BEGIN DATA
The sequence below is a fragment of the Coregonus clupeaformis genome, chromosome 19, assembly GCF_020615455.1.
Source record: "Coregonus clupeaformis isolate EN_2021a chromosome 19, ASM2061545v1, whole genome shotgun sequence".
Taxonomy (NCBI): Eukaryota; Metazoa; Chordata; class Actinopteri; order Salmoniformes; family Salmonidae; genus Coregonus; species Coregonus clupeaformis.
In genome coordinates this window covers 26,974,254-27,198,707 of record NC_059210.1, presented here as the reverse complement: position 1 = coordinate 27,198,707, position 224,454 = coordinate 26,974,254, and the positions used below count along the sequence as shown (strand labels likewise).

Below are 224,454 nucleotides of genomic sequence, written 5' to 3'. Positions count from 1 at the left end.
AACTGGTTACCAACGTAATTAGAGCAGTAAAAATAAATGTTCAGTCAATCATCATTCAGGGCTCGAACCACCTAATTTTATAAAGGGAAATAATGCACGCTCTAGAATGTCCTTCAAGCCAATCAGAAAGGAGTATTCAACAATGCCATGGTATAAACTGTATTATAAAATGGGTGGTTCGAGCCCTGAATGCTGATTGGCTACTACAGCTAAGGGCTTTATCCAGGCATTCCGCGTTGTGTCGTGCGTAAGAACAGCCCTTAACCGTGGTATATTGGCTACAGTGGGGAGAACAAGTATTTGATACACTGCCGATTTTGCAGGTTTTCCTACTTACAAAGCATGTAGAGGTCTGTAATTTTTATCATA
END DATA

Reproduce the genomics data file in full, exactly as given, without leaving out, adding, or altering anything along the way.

The sequence below is a fragment of the Coregonus clupeaformis genome, chromosome 19, assembly GCF_020615455.1.
Source record: "Coregonus clupeaformis isolate EN_2021a chromosome 19, ASM2061545v1, whole genome shotgun sequence".
Taxonomy (NCBI): Eukaryota; Metazoa; Chordata; class Actinopteri; order Salmoniformes; family Salmonidae; genus Coregonus; species Coregonus clupeaformis.
In genome coordinates this window covers 26,974,254-27,198,707 of record NC_059210.1, presented here as the reverse complement: position 1 = coordinate 27,198,707, position 224,454 = coordinate 26,974,254, and the positions used below count along the sequence as shown (strand labels likewise).

Below are 224,454 nucleotides of genomic sequence, written 5' to 3'. Positions count from 1 at the left end.
AACTGGTTACCAACGTAATTAGAGCAGTAAAAATAAATGTTCAGTCAATCATCATTCAGGGCTCGAACCACCTAATTTTATAAAGGGAAATAATGCACGCTCTAGAATGTCCTTCAAGCCAATCAGAAAGGAGTATTCAACAATGCCATGGTATAAACTGTATTATAAAATGGGTGGTTCGAGCCCTGAATGCTGATTGGCTACTACAGCTAAGGGCTTTATCCAGGCATTCCGCGTTGTGTCGTGCGTAAGAACAGCCCTTAACCGTGGTATATTGGCTACAGTGGGGAGAACAAGTATTTGATACACTGCCGATTTTGCAGGTTTTCCTACTTACAAAGCATGTAGAGGTCTGTAATTTTTATCATA